‘Grandstanding’ or ‘Posturing’ works. Attendees, especially new hires & recently recruited Execs, got a favourable impression of SavvyPro the ‘contributor’. And no facts were ever checked. Victory! Points Built! Think of how few chances exist like this! At a mega gathering, profile-building opportunities might occur. But wait! Why leave it to chance? SavvyPro’s don’t just seize the moment; they anticipate the agenda, arrange the moment.

The second tactic: ‘by association’ posturing, brings the whiff of success to a manager who drops the name of, someone or something laudable. Per Lesson 1: one couldn’t possibly count the times that CEO Waggs would drop the name of the successful product line he was parachuted in on, after the work was done. Often his speeches began “When I launched …” Yes Yes Yes – we know- you came to be associated with that success.

A New Product Manager at a Canadian food firm would start almost every sentence with “When I was with Procter…” as if you should treat whatever that followed, with reverence. In truth, he was never a P&G employee. Never. He had momentarily worked at an agency executing a P&G promotion or ad campaign in India. I guess, technically speaking, that entitles him to say he was “with Procter” the way I might say “I was with Bain“. [years ago, when advising a company on a high value takeover, Bain asked for input from a colleague, who got me into a couple conference calls, as an unpaid subject matter expert].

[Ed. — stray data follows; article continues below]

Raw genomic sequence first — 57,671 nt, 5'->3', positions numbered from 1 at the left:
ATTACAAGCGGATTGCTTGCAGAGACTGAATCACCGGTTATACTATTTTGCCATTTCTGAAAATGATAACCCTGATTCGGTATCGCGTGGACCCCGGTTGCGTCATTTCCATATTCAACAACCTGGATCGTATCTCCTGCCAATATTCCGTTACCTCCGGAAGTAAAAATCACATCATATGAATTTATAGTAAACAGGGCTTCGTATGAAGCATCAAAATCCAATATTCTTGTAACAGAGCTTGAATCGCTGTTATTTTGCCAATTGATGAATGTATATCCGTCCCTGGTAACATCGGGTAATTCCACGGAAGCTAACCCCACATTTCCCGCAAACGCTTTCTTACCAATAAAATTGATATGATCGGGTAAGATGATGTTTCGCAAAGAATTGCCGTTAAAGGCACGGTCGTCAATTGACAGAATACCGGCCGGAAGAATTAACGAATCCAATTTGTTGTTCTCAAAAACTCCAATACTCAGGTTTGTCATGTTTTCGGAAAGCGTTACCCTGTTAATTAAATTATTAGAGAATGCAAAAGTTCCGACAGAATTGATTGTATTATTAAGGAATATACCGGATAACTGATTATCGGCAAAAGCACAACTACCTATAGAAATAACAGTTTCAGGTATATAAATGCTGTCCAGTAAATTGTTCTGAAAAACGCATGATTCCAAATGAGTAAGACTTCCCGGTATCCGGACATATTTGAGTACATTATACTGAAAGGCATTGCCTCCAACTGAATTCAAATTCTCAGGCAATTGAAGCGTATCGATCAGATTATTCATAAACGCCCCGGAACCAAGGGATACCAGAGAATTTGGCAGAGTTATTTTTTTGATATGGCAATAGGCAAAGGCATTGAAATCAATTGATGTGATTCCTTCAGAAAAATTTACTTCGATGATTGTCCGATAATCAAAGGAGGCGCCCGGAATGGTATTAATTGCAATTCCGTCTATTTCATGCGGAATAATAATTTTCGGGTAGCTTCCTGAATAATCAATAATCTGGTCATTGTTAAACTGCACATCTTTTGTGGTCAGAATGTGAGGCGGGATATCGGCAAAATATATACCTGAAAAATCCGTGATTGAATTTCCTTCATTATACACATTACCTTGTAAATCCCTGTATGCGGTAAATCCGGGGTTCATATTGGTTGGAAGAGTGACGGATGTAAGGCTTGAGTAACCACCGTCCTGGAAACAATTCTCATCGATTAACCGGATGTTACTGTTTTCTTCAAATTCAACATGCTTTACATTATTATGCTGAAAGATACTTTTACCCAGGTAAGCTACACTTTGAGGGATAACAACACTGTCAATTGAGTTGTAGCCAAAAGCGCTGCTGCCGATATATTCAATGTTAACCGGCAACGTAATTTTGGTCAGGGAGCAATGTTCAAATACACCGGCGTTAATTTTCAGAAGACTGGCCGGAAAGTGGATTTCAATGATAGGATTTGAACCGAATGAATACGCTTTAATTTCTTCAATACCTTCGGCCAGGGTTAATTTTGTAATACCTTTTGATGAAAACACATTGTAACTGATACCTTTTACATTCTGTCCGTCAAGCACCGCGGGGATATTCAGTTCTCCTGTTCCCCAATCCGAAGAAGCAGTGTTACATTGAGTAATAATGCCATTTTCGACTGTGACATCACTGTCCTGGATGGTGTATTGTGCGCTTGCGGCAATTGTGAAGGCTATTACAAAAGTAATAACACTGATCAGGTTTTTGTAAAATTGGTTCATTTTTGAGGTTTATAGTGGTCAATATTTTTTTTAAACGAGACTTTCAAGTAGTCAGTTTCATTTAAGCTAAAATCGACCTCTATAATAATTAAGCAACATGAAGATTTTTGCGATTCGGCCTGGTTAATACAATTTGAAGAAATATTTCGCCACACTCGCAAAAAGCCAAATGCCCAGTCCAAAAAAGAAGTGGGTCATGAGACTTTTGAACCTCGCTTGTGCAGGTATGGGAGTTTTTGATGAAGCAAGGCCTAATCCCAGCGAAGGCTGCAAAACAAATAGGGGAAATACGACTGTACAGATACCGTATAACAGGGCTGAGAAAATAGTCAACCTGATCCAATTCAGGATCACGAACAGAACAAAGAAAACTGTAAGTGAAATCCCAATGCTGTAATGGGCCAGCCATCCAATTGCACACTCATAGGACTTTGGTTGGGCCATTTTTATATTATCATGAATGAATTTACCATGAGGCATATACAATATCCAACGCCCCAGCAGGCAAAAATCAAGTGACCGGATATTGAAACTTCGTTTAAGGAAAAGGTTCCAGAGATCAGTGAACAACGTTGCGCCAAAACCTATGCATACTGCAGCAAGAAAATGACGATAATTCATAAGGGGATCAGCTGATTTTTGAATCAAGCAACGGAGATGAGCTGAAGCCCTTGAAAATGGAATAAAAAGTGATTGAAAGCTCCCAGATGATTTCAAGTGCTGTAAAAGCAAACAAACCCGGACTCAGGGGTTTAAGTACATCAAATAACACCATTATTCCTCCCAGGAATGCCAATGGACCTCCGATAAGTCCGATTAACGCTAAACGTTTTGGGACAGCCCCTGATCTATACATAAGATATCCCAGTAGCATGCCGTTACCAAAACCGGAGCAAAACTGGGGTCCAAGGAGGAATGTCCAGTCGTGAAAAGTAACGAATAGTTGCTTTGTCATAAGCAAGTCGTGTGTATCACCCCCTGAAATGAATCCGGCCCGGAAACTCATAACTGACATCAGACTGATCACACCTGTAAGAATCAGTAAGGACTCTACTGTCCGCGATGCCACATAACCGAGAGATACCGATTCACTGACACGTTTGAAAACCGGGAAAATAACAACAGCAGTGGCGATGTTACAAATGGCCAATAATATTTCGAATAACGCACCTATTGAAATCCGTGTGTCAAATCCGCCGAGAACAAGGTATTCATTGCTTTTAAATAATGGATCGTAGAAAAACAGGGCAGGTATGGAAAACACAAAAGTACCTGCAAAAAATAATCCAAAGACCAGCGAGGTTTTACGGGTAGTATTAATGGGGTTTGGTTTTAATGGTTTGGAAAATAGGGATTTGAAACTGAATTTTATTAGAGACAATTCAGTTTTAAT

Yes I fondly recall “when I was with Bain“.

The third tactic: press posturing; eg advertising & marketing industry journals/magazines/e-zines, have a ‘light journo touch’ that helps ingratiate their mag with B2B advertisers; no Church-State rules here!. Little fact checking goes on- opening the door for marketers to market their favourite product… themselves!!! Some ‘dynamo’s’ manage to catch 2 or 3 ‘covers’ a year, with the help of their own -err, sorry, the company’s- PR pro. Brand Managers, Marketing Directors, VPs, CMO’s all romancing the press to tell their stories.